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Cherokee Removal Analysis Essay

During the Cherokee removal period, many Cherokees stood up to express their opinions on this conflict. Most of the Cherokee members were against this act and furiously fought back against Congress’s decision. However, there were some who have other ideas about the Cherokee Nation’s future – they believed it was better for them to move. Regardless of different opinions, the Cherokees never stopped to advocate for themselves. Throughout the removal period, political leaders of the United States sometimes used the word “savage” to describe American Indians.

This term was intended to describe their outdated ifestyles and choices. Despite this accusation, the Cherokees stood up for themselves and their fellow American Indians. They frequently voiced their opinions in order to show American society that they are a people with dignity. Even though, the Cherokees spoke up for themselves on many different occasions, their voices often fell upon deaf ears. Many Cherokee individuals attempted to describe the true Cherokee culture to dispel the misconception that they are “savages. One example is John Ridge, a young Cherokee man, who served as a secretary for the Creek Indians.

When Albert Gallatin, a statesman in Jefferson’s cabinet, expressed interest in learning more of Cherokee’s history, Ridge immediately wrote him a letter disclosing his vision of the future of the Cherokee Nation and describing their culture in great detail. Ridge attempted to display a different image than simply “savages”: “They [Cherokees] have their regular meals as the whites… tables are usually covered with a clean cloth and furnished with the usual plates, knives, and forks..

Indeed, this might seem like an obvious claim, but many people believed that Cherokees only ate when they were hungry and labelled them as savages. By simply stating all of the daily routines, Ridge advocated for the Cherokees in an attempt to change the misconceptions about them. Ridge’s letter also showed that despite the fact that Cherokees were self-reliant, the Cherokees made an effort to learn English ways. Cherokees were self-reliant because they farmed crops such as corn, wheat, rye, oats, and more. In addition to being autonomous farmers, they were also hunters.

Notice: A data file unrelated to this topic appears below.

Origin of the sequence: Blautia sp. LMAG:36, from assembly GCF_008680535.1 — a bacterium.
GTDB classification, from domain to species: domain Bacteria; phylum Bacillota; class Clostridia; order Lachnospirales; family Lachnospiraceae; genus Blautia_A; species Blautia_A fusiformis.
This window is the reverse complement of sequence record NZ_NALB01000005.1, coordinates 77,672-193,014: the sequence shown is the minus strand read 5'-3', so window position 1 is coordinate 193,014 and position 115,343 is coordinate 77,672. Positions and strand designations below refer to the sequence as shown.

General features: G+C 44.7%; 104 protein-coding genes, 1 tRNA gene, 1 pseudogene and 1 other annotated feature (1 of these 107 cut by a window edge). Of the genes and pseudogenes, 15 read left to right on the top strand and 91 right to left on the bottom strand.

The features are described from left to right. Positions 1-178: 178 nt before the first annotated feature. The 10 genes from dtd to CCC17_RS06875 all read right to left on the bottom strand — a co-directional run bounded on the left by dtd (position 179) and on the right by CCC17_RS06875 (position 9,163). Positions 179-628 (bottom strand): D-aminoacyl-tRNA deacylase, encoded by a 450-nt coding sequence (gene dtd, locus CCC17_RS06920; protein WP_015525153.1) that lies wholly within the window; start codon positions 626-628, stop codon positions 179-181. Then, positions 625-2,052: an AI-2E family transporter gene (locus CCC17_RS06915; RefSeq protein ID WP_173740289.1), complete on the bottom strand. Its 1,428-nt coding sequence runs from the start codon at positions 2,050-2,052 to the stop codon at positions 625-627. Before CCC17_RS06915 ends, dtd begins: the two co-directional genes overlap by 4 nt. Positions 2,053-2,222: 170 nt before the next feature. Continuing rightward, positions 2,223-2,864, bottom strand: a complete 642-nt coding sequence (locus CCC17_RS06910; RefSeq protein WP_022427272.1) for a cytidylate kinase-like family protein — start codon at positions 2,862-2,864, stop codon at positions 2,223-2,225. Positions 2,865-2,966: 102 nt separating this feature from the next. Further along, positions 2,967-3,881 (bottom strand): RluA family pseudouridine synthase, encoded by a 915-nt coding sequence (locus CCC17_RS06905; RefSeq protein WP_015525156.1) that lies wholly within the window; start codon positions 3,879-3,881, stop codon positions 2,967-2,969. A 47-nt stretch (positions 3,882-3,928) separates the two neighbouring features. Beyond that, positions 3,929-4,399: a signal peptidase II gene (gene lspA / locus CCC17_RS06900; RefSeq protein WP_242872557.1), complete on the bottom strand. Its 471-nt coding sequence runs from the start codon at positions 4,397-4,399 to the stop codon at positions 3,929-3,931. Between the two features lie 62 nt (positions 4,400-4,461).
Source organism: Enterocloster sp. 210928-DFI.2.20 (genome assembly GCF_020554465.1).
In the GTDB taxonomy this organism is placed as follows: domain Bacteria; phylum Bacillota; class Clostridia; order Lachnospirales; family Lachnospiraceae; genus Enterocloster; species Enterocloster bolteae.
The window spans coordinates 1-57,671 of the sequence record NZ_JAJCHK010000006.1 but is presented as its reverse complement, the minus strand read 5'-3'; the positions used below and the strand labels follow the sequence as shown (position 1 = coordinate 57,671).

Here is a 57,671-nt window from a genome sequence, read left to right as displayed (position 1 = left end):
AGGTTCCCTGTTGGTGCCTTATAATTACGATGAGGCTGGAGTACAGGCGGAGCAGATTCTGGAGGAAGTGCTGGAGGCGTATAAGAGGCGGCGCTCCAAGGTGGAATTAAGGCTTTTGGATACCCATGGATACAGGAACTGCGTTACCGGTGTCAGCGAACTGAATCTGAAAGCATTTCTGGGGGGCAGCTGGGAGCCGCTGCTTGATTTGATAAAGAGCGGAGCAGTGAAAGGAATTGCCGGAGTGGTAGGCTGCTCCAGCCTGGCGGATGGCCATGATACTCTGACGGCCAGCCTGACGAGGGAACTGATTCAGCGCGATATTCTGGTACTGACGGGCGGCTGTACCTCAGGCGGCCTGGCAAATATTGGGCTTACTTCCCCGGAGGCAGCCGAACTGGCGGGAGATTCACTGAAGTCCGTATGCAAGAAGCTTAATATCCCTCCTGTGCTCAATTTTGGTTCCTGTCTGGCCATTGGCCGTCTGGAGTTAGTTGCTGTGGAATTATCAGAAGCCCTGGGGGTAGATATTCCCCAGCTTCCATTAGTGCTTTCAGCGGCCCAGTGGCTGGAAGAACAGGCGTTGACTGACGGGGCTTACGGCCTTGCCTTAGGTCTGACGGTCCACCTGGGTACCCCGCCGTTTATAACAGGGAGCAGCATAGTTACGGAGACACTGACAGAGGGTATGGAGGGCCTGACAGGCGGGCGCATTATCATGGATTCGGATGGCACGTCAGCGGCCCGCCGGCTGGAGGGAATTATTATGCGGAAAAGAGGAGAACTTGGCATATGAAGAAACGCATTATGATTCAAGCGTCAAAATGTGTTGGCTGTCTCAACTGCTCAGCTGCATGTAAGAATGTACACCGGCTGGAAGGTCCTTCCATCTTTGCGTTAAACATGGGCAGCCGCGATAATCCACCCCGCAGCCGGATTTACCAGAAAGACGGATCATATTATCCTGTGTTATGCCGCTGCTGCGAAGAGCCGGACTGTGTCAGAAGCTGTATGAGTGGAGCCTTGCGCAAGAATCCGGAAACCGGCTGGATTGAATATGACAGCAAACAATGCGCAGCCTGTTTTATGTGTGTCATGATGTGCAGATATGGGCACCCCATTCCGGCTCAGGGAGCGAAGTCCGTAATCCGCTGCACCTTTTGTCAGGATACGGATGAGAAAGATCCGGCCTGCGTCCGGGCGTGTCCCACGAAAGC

In other words, they were absolutely self-sustainable in every way. Ironically, under Washington’s order, Benjamin Hawkins were teaching American Indians how to farm, when they had een farming before Europeans’ arrival. Even though, they could take care of themselves, the Cherokee Nation learned English to communicate with Americans. According to Ridge, at one time there were thirteen schools created by missionaries with more than 250 students enrolled. With 1/3 of the population knowing how to read and write in English, the Cherokees even created their own writing language.

With that, they created their own newspaper, Cherokee Phoenix. With all efforts to become “civilized” as the Americans requested, American Indians remained thought as “barbaric. ” Cherokees’ acceptance of the English language and interactions was another effort to remain a peaceful relationship with United States. In addition to Cherokees’ effort to learn English, they also implemented a government to imitate United States’ government. In the same letter to Albert Gallatin, Ridge displayed Cherokee’s law structure, which matches America’s government.

In the Cherokee nation, the government system contains the Legislature, Judiciary, and Supreme Court. They are composed of different people from different districts. Specifically, he explicitly shows laws such as “against stealing” and “against murder. It is evident that there are consequences if a person steals or murders, but Cherokees have deliberately placed those laws in their system. The Cherokees adapted a law system with hopes that they can get rid of being called “savages” or “uncivilized.

Despite these efforts, greedy Georgians continued to hunt for American Indians’ land. Unfortunately, despite trying to fit into American society, most Americans still did not acknowledge their efforts. Ridge ended with: “It is true we Govern ourselves, but yet we live in fear. We are urged by these strangers to make room for their settlements and go arther west. ” He understands that Cherokees are having their down moments, but hopes to naturally merge into America in the future. He advocated for harmony between the two nations and wished for peaceful assimilation.